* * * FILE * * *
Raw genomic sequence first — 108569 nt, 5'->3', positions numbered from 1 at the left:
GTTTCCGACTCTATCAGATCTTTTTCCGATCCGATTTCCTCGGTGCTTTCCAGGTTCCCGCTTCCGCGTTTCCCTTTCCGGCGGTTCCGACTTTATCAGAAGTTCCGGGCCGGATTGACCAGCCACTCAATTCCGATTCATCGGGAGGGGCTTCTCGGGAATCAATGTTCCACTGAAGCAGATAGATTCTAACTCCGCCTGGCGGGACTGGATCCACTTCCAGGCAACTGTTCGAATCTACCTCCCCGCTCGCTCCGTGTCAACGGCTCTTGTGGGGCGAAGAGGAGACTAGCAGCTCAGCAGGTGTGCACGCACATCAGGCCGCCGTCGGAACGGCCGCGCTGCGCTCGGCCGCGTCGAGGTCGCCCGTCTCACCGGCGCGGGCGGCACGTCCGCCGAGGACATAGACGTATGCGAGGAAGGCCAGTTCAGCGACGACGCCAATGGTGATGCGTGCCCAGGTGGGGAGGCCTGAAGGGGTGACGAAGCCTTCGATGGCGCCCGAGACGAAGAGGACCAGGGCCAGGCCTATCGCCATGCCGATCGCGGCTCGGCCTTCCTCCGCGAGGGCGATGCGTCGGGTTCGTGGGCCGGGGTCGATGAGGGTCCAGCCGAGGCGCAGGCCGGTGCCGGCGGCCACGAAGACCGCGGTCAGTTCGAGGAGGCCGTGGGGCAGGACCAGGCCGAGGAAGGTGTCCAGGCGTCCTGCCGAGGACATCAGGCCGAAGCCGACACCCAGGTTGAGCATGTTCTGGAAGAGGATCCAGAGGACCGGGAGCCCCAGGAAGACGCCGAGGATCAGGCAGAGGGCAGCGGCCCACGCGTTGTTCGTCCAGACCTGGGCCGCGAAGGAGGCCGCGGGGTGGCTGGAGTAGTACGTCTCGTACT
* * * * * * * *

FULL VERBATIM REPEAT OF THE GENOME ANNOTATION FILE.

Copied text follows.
Raw genomic sequence first — 108569 nt, 5'->3', positions numbered from 1 at the left:
GTTTCCGACTCTATCAGATCTTTTTCCGATCCGATTTCCTCGGTGCTTTCCAGGTTCCCGCTTCCGCGTTTCCCTTTCCGGCGGTTCCGACTTTATCAGAAGTTCCGGGCCGGATTGACCAGCCACTCAATTCCGATTCATCGGGAGGGGCTTCTCGGGAATCAATGTTCCACTGAAGCAGATAGATTCTAACTCCGCCTGGCGGGACTGGATCCACTTCCAGGCAACTGTTCGAATCTACCTCCCCGCTCGCTCCGTGTCAACGGCTCTTGTGGGGCGAAGAGGAGACTAGCAGCTCAGCAGGTGTGCACGCACATCAGGCCGCCGTCGGAACGGCCGCGCTGCGCTCGGCCGCGTCGAGGTCGCCCGTCTCACCGGCGCGGGCGGCACGTCCGCCGAGGACATAGACGTATGCGAGGAAGGCCAGTTCAGCGACGACGCCAATGGTGATGCGTGCCCAGGTGGGGAGGCCTGAAGGGGTGACGAAGCCTTCGATGGCGCCCGAGACGAAGAGGACCAGGGCCAGGCCTATCGCCATGCCGATCGCGGCTCGGCCTTCCTCCGCGAGGGCGATGCGTCGGGTTCGTGGGCCGGGGTCGATGAGGGTCCAGCCGAGGCGCAGGCCGGTGCCGGCGGCCACGAAGACCGCGGTCAGTTCGAGGAGGCCGTGGGGCAGGACCAGGCCGAGGAAGGTGTCCAGGCGTCCTGCCGAGGACATCAGGCCGAAGCCGACACCCAGGTTGAGCATGTTCTGGAAGAGGATCCAGAGGACCGGGAGCCCCAGGAAGACGCCGAGGATCAGGCAGAGGGCAGCGGCCCACGCGTTGTTCGTCCAGACCTGGGCCGCGAAGGAGGCCGCGGGGTGGCTGGAGTAGTACGTCTCGTACT